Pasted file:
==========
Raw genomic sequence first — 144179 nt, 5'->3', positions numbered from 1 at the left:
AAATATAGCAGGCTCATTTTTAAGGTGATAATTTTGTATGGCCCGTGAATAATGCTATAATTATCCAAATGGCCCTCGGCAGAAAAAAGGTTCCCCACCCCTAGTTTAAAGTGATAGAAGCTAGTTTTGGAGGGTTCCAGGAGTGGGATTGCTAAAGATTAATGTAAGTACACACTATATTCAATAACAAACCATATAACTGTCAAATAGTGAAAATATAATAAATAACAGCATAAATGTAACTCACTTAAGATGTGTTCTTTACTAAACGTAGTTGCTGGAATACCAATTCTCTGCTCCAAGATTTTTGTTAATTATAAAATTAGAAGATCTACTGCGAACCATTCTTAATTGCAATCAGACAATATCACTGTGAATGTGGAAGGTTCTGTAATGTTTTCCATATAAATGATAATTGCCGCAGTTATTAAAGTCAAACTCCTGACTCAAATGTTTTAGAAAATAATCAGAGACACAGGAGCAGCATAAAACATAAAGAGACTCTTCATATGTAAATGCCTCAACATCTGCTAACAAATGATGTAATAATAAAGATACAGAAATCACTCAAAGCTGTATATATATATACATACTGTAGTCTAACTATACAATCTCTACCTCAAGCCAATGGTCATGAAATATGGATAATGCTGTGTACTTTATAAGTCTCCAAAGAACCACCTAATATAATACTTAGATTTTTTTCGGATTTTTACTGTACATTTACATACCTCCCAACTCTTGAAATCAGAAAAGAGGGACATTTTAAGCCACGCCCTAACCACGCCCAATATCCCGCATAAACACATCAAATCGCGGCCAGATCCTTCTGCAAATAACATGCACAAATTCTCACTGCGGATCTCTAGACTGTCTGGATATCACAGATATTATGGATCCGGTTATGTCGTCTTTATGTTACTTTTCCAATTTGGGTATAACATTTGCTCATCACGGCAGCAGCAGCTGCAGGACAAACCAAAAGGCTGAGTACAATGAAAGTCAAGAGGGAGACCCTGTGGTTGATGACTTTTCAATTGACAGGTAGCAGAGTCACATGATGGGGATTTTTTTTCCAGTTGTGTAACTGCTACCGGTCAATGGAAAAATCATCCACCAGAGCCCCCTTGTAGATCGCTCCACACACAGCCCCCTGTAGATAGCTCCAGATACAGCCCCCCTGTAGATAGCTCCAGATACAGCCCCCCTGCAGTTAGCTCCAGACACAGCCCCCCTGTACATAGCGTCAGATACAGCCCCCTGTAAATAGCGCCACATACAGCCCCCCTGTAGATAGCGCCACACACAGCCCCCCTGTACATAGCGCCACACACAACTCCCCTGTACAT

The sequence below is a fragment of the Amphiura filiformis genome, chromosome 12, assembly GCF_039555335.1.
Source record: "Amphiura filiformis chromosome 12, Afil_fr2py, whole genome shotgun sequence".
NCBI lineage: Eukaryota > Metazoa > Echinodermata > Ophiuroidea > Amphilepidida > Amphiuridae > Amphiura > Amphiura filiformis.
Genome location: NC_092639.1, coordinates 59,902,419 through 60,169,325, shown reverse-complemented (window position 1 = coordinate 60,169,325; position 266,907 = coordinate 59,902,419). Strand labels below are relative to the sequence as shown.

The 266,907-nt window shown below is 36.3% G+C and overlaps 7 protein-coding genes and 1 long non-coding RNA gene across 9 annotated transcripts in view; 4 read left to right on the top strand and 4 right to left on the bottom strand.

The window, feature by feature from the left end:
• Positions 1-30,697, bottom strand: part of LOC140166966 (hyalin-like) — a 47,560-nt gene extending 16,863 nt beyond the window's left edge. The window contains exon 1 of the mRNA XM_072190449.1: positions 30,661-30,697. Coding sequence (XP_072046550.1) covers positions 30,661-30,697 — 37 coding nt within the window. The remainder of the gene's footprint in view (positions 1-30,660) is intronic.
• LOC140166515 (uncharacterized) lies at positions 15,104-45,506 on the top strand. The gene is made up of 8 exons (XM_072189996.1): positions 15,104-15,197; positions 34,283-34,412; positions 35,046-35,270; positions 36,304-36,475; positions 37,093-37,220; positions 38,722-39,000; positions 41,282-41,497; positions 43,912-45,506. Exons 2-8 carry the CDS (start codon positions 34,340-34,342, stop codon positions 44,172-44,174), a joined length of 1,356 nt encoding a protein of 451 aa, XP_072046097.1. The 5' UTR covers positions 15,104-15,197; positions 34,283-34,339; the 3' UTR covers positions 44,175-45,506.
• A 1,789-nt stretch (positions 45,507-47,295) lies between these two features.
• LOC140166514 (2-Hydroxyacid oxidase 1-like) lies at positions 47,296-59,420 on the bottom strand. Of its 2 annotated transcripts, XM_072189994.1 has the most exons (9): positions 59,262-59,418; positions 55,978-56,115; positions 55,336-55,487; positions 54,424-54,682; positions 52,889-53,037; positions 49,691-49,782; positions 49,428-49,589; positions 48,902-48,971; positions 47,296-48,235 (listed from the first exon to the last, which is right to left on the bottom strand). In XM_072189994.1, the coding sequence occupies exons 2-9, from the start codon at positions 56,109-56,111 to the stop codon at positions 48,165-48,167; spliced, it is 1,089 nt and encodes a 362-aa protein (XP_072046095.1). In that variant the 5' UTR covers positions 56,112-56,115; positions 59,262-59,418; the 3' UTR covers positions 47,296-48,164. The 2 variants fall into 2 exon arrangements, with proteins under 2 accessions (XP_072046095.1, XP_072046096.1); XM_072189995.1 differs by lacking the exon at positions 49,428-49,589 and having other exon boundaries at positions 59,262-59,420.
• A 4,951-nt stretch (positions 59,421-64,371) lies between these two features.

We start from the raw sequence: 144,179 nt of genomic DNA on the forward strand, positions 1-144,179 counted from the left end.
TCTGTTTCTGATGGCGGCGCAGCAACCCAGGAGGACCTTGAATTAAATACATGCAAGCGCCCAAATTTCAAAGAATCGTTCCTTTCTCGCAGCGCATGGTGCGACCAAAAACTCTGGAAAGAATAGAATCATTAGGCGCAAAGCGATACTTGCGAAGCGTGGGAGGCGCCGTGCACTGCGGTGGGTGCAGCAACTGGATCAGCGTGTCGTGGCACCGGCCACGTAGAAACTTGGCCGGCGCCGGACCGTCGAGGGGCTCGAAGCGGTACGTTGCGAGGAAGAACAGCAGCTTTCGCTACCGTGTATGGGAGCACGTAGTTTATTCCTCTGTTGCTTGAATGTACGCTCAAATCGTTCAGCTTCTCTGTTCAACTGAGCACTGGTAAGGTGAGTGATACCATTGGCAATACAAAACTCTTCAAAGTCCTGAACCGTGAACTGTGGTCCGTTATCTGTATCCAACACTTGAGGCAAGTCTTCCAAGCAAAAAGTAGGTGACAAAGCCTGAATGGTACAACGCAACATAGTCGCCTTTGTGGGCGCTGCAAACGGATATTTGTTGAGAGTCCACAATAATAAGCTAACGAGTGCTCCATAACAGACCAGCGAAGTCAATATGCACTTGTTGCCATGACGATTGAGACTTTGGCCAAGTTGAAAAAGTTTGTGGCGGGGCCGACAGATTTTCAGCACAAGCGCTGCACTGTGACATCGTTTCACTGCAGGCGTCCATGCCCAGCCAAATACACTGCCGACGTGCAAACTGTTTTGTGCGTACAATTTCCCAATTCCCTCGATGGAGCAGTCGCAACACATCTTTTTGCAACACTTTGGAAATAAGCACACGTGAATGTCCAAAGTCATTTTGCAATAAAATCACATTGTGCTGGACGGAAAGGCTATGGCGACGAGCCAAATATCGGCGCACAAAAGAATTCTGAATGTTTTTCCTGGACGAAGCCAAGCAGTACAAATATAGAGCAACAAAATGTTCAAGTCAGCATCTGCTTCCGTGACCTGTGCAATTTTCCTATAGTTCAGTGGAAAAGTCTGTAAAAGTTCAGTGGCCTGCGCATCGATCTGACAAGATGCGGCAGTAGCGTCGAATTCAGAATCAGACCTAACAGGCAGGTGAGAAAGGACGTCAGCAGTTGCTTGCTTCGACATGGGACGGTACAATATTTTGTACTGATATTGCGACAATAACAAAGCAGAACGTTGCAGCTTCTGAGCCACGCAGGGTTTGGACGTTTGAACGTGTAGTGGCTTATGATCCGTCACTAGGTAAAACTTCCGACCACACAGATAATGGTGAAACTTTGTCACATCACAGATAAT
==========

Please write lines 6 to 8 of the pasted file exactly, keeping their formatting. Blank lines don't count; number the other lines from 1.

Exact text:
Genome location: NC_092639.1, coordinates 59,902,419 through 60,169,325, shown reverse-complemented (window position 1 = coordinate 60,169,325; position 266,907 = coordinate 59,902,419). Strand labels below are relative to the sequence as shown.

The 266,907-nt window shown below is 36.3% G+C and overlaps 7 protein-coding genes and 1 long non-coding RNA gene across 9 annotated transcripts in view; 4 read left to right on the top strand and 4 right to left on the bottom strand.

The window, feature by feature from the left end: